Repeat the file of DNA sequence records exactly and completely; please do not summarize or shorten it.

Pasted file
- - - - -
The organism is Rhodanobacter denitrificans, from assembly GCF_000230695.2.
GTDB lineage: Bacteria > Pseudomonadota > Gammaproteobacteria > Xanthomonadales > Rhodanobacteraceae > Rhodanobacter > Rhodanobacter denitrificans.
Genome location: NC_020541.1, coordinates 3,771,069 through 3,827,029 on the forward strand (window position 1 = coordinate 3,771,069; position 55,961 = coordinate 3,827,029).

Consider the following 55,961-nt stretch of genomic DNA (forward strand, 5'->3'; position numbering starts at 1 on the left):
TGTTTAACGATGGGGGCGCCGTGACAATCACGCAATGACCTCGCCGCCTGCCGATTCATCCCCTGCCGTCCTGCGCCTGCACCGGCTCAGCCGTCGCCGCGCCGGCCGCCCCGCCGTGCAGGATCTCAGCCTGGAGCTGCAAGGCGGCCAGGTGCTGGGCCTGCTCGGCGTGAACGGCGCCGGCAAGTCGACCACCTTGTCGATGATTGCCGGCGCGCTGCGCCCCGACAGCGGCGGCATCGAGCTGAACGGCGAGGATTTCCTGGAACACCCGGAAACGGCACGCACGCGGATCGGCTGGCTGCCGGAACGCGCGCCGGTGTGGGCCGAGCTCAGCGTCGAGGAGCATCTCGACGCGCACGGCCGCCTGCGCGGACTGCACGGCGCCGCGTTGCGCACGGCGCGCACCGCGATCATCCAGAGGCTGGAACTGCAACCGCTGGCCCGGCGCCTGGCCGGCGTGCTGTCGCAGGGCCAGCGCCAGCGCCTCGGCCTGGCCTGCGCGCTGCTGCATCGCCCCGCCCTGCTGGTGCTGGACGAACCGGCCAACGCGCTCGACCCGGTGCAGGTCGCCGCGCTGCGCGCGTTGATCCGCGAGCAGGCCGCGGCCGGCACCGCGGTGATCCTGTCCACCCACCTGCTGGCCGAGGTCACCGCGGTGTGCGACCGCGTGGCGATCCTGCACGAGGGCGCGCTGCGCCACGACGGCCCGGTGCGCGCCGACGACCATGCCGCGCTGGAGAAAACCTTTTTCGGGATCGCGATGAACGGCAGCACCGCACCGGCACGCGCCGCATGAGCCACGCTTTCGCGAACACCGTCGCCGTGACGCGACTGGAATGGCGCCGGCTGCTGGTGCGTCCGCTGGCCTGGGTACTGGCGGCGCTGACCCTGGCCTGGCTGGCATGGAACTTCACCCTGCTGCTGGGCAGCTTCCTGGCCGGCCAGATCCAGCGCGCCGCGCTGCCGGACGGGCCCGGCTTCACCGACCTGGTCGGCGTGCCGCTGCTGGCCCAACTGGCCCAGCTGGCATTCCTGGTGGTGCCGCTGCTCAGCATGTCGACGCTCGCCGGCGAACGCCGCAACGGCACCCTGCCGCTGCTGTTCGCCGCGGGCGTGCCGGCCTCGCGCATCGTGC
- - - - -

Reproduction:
The organism is Rhodanobacter denitrificans, from assembly GCF_000230695.2.
GTDB lineage: Bacteria > Pseudomonadota > Gammaproteobacteria > Xanthomonadales > Rhodanobacteraceae > Rhodanobacter > Rhodanobacter denitrificans.
Genome location: NC_020541.1, coordinates 3,771,069 through 3,827,029 on the forward strand (window position 1 = coordinate 3,771,069; position 55,961 = coordinate 3,827,029).

Consider the following 55,961-nt stretch of genomic DNA (forward strand, 5'->3'; position numbering starts at 1 on the left):
TGTTTAACGATGGGGGCGCCGTGACAATCACGCAATGACCTCGCCGCCTGCCGATTCATCCCCTGCCGTCCTGCGCCTGCACCGGCTCAGCCGTCGCCGCGCCGGCCGCCCCGCCGTGCAGGATCTCAGCCTGGAGCTGCAAGGCGGCCAGGTGCTGGGCCTGCTCGGCGTGAACGGCGCCGGCAAGTCGACCACCTTGTCGATGATTGCCGGCGCGCTGCGCCCCGACAGCGGCGGCATCGAGCTGAACGGCGAGGATTTCCTGGAACACCCGGAAACGGCACGCACGCGGATCGGCTGGCTGCCGGAACGCGCGCCGGTGTGGGCCGAGCTCAGCGTCGAGGAGCATCTCGACGCGCACGGCCGCCTGCGCGGACTGCACGGCGCCGCGTTGCGCACGGCGCGCACCGCGATCATCCAGAGGCTGGAACTGCAACCGCTGGCCCGGCGCCTGGCCGGCGTGCTGTCGCAGGGCCAGCGCCAGCGCCTCGGCCTGGCCTGCGCGCTGCTGCATCGCCCCGCCCTGCTGGTGCTGGACGAACCGGCCAACGCGCTCGACCCGGTGCAGGTCGCCGCGCTGCGCGCGTTGATCCGCGAGCAGGCCGCGGCCGGCACCGCGGTGATCCTGTCCACCCACCTGCTGGCCGAGGTCACCGCGGTGTGCGACCGCGTGGCGATCCTGCACGAGGGCGCGCTGCGCCACGACGGCCCGGTGCGCGCCGACGACCATGCCGCGCTGGAGAAAACCTTTTTCGGGATCGCGATGAACGGCAGCACCGCACCGGCACGCGCCGCATGAGCCACGCTTTCGCGAACACCGTCGCCGTGACGCGACTGGAATGGCGCCGGCTGCTGGTGCGTCCGCTGGCCTGGGTACTGGCGGCGCTGACCCTGGCCTGGCTGGCATGGAACTTCACCCTGCTGCTGGGCAGCTTCCTGGCCGGCCAGATCCAGCGCGCCGCGCTGCCGGACGGGCCCGGCTTCACCGACCTGGTCGGCGTGCCGCTGCTGGCCCAACTGGCCCAGCTGGCATTCCTGGTGGTGCCGCTGCTCAGCATGTCGACGCTCGCCGGCGAACGCCGCAACGGCACCCTGCCGCTGCTGTTCGCCGCGGGCGTGCCGGCCTCGCGCATCGTGC